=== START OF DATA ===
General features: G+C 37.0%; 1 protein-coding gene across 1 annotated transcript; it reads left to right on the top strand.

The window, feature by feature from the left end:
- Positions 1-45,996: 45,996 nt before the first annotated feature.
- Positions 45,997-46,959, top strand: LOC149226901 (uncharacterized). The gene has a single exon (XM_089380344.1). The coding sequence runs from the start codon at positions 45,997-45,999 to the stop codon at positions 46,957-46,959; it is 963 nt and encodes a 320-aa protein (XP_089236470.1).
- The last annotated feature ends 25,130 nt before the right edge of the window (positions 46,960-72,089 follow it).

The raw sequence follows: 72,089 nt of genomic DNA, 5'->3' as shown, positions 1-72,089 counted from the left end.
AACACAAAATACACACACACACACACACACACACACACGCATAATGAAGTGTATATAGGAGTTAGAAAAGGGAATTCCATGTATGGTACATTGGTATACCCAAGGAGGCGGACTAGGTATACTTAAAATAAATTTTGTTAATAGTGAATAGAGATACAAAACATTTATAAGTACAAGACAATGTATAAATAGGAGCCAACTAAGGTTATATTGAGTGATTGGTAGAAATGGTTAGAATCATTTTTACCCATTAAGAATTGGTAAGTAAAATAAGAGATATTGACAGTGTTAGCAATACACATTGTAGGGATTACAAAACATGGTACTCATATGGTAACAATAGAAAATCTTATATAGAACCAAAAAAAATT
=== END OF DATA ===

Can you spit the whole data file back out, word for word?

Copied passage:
General features: G+C 37.0%; 1 protein-coding gene across 1 annotated transcript; it reads left to right on the top strand.

The window, feature by feature from the left end:
- Positions 1-45,996: 45,996 nt before the first annotated feature.
- Positions 45,997-46,959, top strand: LOC149226901 (uncharacterized). The gene has a single exon (XM_089380344.1). The coding sequence runs from the start codon at positions 45,997-45,999 to the stop codon at positions 46,957-46,959; it is 963 nt and encodes a 320-aa protein (XP_089236470.1).
- The last annotated feature ends 25,130 nt before the right edge of the window (positions 46,960-72,089 follow it).

The raw sequence follows: 72,089 nt of genomic DNA, 5'->3' as shown, positions 1-72,089 counted from the left end.
AACACAAAATACACACACACACACACACACACACACACGCATAATGAAGTGTATATAGGAGTTAGAAAAGGGAATTCCATGTATGGTACATTGGTATACCCAAGGAGGCGGACTAGGTATACTTAAAATAAATTTTGTTAATAGTGAATAGAGATACAAAACATTTATAAGTACAAGACAATGTATAAATAGGAGCCAACTAAGGTTATATTGAGTGATTGGTAGAAATGGTTAGAATCATTTTTACCCATTAAGAATTGGTAAGTAAAATAAGAGATATTGACAGTGTTAGCAATACACATTGTAGGGATTACAAAACATGGTACTCATATGGTAACAATAGAAAATCTTATATAGAACCAAAAAAAATT